SOOC Smiley Saturday – another brilliant idea by someone

Slurping Life

We have had food fights around here for many a long year, a battle of wills I thought. As usual, as it turned out, I thought quite wrongly. It was not a battle of wills but something quite different indeed. It was neophobia, a fear of new foods. Once I discovered this mind changing fact, I changed my mind, my attitude and my approach.

At that time my young wee neophobe was very fond of the alphabet and numbers. He also had any number of hard and fast rules. One of his hard and fast rules was that he would only eat or drink from particular pieces of crockery, one bowl and one plastic cup. As a busy old mum, I found this most inconvenient as I was always challenged in the washing up department. If the particular bowl or cup were unavailable, soaking perhaps, or in the dish washer, he quite simply would not eat or drink until they reappeared.

Being of a somewhat laxidaisical frame of mind in the housework department, I recalled that in my own youth I was also fond of a particular bowl, one iwht a rabbit at the bottom. The bowl would be full of whatever, but bit by bit, spoonful by spoonful, ever so gradually, the tide would fall and the bunny, in all it's gloriousness, would be revealed. With this recollection, I had yet another brilliant idea. I would fashion a bowl to tempt my neophobe to do likewise. It was genetic. It was bound to be a sure fired solution to the food problem. I played on his passion and exploited it ruthlessly.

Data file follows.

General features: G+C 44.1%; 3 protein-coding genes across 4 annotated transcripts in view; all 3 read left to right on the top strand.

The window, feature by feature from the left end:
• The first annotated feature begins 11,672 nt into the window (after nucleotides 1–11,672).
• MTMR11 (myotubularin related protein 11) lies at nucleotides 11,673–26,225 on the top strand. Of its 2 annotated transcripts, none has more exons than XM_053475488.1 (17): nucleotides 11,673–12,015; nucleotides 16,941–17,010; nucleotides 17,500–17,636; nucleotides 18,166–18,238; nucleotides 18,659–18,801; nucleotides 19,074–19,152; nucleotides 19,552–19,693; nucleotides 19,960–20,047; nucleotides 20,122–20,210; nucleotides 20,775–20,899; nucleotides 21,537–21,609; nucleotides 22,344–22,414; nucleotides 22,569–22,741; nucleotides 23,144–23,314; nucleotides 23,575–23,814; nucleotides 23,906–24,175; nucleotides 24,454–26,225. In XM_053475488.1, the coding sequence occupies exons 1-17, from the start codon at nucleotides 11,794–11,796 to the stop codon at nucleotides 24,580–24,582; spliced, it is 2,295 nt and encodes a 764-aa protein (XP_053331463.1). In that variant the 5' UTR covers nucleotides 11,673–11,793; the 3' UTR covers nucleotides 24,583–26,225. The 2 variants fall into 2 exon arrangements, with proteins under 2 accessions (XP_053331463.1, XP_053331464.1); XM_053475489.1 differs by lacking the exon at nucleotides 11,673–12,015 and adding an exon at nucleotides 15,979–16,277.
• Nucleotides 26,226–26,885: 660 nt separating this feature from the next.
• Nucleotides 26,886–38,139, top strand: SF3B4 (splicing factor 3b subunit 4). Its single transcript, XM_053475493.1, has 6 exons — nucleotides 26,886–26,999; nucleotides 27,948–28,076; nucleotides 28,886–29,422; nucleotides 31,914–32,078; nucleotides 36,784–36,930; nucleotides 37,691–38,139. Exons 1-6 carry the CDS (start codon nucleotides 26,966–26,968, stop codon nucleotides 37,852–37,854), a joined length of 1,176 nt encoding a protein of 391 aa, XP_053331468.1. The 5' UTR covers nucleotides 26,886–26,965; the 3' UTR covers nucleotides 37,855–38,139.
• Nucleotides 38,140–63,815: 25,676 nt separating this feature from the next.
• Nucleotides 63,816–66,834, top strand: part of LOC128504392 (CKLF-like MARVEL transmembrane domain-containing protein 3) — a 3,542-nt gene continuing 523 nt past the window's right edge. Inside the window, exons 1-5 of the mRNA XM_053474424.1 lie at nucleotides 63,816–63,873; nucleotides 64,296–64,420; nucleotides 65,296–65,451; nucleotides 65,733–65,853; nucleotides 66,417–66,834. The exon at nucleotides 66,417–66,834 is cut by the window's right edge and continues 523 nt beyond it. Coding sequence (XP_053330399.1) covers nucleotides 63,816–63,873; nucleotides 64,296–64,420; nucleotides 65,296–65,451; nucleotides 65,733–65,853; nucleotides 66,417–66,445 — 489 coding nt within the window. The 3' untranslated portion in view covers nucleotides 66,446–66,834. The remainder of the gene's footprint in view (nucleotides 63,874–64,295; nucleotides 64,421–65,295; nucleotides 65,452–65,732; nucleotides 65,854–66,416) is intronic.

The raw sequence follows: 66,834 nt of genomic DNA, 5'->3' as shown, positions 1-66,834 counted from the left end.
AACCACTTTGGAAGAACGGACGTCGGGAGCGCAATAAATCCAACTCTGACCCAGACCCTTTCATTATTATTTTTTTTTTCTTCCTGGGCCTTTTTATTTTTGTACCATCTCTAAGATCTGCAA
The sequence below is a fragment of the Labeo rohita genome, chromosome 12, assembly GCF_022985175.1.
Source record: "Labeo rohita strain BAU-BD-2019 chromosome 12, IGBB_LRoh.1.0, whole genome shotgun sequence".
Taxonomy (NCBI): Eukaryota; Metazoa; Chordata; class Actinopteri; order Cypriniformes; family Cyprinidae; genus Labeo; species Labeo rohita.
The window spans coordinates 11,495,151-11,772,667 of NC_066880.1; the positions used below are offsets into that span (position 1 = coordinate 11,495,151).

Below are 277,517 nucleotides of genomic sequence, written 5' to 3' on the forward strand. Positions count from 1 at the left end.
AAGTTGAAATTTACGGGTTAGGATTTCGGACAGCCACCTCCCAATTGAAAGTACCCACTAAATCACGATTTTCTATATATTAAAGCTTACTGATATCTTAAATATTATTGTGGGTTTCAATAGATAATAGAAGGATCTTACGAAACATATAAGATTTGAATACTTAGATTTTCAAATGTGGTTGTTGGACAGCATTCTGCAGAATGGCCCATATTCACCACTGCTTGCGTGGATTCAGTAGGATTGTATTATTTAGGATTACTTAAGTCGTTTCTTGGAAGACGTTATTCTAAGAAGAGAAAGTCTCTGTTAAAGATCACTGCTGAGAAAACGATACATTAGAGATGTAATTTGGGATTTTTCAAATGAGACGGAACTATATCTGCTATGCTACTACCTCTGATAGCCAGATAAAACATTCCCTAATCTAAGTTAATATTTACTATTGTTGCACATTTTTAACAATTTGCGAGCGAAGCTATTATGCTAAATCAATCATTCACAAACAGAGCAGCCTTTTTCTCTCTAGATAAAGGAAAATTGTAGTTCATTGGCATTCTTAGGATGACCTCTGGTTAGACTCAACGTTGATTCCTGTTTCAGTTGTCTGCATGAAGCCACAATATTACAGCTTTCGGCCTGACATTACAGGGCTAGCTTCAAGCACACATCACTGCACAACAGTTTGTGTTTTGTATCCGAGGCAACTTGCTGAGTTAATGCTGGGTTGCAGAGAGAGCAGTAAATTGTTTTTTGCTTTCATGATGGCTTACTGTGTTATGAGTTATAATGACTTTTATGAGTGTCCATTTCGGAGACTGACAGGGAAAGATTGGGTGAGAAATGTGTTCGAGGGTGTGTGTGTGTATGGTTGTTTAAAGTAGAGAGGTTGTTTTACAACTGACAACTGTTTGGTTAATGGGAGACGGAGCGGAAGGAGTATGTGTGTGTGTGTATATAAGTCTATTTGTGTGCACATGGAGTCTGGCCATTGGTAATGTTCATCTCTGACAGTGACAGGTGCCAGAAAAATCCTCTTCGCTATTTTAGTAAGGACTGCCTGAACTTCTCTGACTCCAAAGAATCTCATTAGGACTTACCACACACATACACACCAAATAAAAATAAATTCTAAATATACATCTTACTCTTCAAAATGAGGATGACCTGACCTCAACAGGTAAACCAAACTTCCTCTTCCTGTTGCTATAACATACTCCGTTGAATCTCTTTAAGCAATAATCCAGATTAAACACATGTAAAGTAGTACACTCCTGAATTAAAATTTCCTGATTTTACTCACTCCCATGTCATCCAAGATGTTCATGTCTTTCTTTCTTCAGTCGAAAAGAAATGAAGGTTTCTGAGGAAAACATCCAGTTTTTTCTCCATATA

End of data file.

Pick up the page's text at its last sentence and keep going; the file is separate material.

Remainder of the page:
Pottery is a time consuming business, but after a few weeks and several attempts, I eventually managed to produce a bowl with a tempting array of the alphabet on the rim and a semi icon on the bottom. On the bottom, under the food, were the letters 'E M P T Y.' How could anyone resist those adorable capitals, because as we all know, capitals are always especially adorable.

I presented the bowl, whilst empty to my youngest son and he was indeed delighted with the bowl, or rather the letters on the bowl. I permitted him to carry it around for a few days, clutched to his chest to familiarize himself with his new acquisition. He put dinosaurs in it, counted them in, counted them out. All was going spiffingly to plan.

One morning, inauguration morning, I filled the alphabet bowl with baby oatmeal, the gluten free, casein free variety of oatmeal that would clear out his little intestinal system, add no end of beneficial nutrition to his three only food diet and all would be well. I beamed at my beloved, soon to be no longer a neophobic son. He, on the other hand, did not look at me. He looked at his bowl, full of unaccustomed slime, but I had anticipated protest, I was used to the yelling, I knew he'd run away.

I did not know that he would upend the bowl and empty it. But I still have a lot to learn.

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